Furthermore, the government is incentivising homeowners to invest in solar power by offering 0% VAT on every solar panel and solar panel installation. That’s a saving of 20%, as previously mentioned. In addition, the SEG scheme, the new version of the Feed-in-Tariff, aims to make a solar power system more attractive to homeowners.

I published an article towards the end of last year highlighting all the current incentives and grants available to install solar panels and improve your home’s insulation. But, in a nutshell, low-income households, typically under £30,000, receive the majority of the freebies.

Reduction in Greenhouse Gas Emissions

According to the Energy Renewable Hub, it saves approximately 900 kg of carbon emissions per year, which results in a payback of just 1.6 years compared to alternative methods to produce electricity like coal, for instance. In other words, solar panels in use for 30 years save 27,000kg of carbon dioxide, less the initial emissions from manufacturing, which is covered in a year and a half.

Summary of Solar Energy Pros

In this article, we’ve highlighted and briefly explained nine solar energy pros. These include adding value to your home, reducing your energy bills, becoming insurance against further rate hikes, generating a small income, providing a healthy investment, low maintenance, available incentives like 0% VAT, less reliance on National Grid plc, and a significant reduction in carbon emissions. But, now it’s time to consider solar energy cons.

Solar Energy Disadvantages

High Initial Cost

One of the most significant cons of solar energy is the initial cost of a solar energy system. With the typical cost between £3,500 and £7,300, it can be quite a large outlay for thousands of homeowners.

However, back in 2010, the cost of solar panel systems were 60% more expensive as they were just being introduced to the market. So, while it seems expensive today, it’s less than it used to be, plus the rising power prices bring the payback period sooner.

Weather Dependent

A solar power system requires direct sunlight to perform at maximum efficiency; there are approximately 1526 hours of sunlight in Greenwich, London. So, 3.5kw/h solar power systems could produce 5,341k kW a year. That sounds good for the average home that uses 2,900 kW a year, according to Ofgem.

However, on a cold and wet, windy and dark day, you’re more likely to stay at home. Thus, use a relatively large amount of electricity to entertain yourself and your family. On a day like this, your solar panels are very unlikely to function at maximum efficiency, so you’ll rely on your supplier.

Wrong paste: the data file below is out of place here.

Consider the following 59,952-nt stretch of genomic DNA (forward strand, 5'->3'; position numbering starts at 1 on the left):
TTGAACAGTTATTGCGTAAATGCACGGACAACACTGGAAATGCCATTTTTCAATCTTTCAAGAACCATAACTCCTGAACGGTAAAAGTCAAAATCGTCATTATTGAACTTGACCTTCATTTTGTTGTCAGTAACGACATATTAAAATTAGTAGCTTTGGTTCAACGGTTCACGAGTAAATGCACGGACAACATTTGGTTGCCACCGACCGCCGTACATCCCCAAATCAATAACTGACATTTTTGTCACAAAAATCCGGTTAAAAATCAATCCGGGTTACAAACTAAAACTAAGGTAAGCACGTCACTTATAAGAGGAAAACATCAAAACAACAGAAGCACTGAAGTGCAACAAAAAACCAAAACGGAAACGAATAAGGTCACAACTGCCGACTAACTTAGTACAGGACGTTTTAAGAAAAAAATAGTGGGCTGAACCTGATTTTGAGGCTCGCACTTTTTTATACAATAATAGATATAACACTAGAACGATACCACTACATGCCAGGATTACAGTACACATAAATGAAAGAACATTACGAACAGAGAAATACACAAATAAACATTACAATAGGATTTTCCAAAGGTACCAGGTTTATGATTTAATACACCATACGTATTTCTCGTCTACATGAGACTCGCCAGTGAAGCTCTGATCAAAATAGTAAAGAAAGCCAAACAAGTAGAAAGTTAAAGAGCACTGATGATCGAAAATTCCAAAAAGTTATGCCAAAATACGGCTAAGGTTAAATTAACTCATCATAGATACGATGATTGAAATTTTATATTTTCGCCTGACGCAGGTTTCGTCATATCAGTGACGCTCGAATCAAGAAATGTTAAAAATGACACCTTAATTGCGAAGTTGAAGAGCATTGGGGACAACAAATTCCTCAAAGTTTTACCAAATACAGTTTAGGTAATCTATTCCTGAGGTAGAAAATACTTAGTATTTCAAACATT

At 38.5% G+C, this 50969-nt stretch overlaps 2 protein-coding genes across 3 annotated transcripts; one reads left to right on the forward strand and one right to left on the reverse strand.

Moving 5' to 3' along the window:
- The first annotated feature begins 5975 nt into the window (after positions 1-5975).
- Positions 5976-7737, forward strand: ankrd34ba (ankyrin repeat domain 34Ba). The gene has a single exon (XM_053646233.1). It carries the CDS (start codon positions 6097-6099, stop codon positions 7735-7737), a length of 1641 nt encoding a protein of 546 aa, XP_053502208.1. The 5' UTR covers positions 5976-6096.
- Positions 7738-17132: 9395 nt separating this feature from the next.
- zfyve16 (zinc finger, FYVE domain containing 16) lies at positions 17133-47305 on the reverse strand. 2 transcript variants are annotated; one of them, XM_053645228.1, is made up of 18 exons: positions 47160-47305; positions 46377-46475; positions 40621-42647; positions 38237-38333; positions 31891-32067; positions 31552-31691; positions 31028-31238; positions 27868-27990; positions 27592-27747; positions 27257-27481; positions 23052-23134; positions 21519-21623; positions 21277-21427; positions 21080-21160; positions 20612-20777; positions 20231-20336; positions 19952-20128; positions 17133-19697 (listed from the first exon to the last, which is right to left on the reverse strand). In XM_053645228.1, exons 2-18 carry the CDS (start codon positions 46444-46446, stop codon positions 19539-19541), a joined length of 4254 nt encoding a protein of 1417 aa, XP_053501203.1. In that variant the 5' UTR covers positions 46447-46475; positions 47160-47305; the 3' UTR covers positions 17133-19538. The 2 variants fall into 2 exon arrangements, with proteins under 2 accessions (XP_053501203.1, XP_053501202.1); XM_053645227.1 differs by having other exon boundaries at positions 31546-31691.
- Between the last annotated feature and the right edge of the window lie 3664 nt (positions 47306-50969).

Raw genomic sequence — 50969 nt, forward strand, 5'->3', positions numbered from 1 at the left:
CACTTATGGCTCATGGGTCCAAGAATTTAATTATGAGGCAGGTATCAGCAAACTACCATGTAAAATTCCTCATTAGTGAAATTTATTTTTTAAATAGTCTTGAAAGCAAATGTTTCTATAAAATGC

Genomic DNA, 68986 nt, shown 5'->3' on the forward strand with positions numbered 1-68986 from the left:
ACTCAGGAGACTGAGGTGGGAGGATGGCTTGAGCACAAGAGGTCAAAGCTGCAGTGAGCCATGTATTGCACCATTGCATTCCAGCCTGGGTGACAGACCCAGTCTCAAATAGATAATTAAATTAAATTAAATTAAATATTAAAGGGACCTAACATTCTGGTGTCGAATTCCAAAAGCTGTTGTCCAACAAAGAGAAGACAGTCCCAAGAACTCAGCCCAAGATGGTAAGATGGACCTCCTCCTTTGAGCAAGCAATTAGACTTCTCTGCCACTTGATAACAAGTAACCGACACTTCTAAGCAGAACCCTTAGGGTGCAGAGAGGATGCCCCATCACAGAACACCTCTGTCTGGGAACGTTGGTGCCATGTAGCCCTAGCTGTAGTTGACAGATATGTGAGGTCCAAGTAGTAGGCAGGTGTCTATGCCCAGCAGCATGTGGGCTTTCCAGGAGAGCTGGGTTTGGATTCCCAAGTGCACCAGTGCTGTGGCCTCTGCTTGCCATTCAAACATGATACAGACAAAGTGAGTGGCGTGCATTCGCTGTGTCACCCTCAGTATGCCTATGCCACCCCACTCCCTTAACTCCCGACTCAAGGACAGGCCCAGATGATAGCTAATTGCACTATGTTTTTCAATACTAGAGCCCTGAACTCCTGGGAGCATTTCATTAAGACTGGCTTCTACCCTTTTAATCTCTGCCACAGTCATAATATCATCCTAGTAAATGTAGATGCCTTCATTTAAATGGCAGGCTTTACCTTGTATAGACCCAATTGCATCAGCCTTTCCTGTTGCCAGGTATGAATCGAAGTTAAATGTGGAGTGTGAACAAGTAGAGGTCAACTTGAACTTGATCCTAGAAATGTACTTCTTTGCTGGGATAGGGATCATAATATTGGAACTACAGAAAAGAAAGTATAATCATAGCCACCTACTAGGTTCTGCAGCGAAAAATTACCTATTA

On the other hand, on a warm sunny day, you’re likely to spend it out and about, whether at the park or somewhere else enjoying the great outdoors. So, energy production by your solar energy system will likely be functioning at maximum efficiency, but you won’t be using it. You’ll most likely be selling the sun’s energy to your energy supplier under the SEG scheme.

Installing battery storage to work in conjunction with your solar panels is a way to hold onto the solar energy you produce on an efficient day to use on an inefficient day. These can even hold a few days’ worth of electricity, depending on your consumption. But, of course, there’s a cost associated with these too. The question is: is storing energy more cost-effective than selling it under SEG and then relying on your energy supplier?

Solar Energy Storage Is Expensive

After you install solar panels, you’ll likely want to store as much of your renewable energy as possible. Whether it’s to achieve some form of energy independence or reduce the need to pay your utility company. You can do this with battery storage, and the Tesla Powerwall appears to be the most popular product on the market.

According to GreenMatch, the cost of a Tesla Powerwall is between £10,290 and £12,190 in total. That can be a huge pain! But, over a 15-year period, it’ll significantly improve your energy independence. You won’t need to pay your utility company when your solar panels don’t produce clean energy. Instead, you’ll draw from your battery storage. This can further reduce your electricity bill.

South-Facing Roof is the Best

Wherever your home is in the UK, it’s above the equator, which means it’s in the northern hemisphere. Therefore, a roof facing the south receives the most sunlight hours, apart from a flat roof without any shaded areas.

In order to maximise the efficiency of your solar system, it should be installed on either a south-facing roof or a flat roof. If your property doesn’t have a usable or large enough south-facing roof, solar panels may not be the best option for you. Therefore, you may need to consider an alternative renewable energy source.

Requires a Large Roof Space

Unfortunately, one of the most significant cons of solar energy is the requirement of a large roof space to install solar panels. While we could install solar energy systems on north and south-facing roofs, it’ll not generate electricity efficiently, which reduces the return on your investment. The space solar panels need greatly on your energy consumption, but the typical household will need space for around 16 panels.

Carbon Footprint Associated with Manufacturing

I mentioned earlier in this article that the typical payoff in terms of carbon dioxide is 1.6 years after solar installation. While it still produces carbon dioxide initially, the amount solar panels prevent over its lifetime is colossal.

Cannot Be 100% Independent of National Grid plc

While home solar panels can lead to some form of energy independence, to truly become independent, you’d need a huge amount of battery storage. The cost of all the batteries, plus their replacement in 15 years, makes it a highly costly process.

Summary of Solar Energy Cons

I’ve shared a number of the cons of solar energy, including the high initial cost, weather dependent, expensive battery storage, requirements for south-facing roofs and a large roof area, the pollution in the manufacturing phase and the fact homeowners cannot be 100% independent of National Grid plc.

Final Thoughts

I may be biased, but installing solar panels is the way to go for all the solar energy pros I’ve shared with you. Having said that, if a number of the cons of solar energy apply to you, like limited roof space and a north-facing roof, then it’s not worth pursuing solar energy.

Want Solar Energy?

If you’d like to take advantage of solar energy, get in touch with us, EHGE Solar Solutions, for a free survey and quote by an engineer, not a salesperson.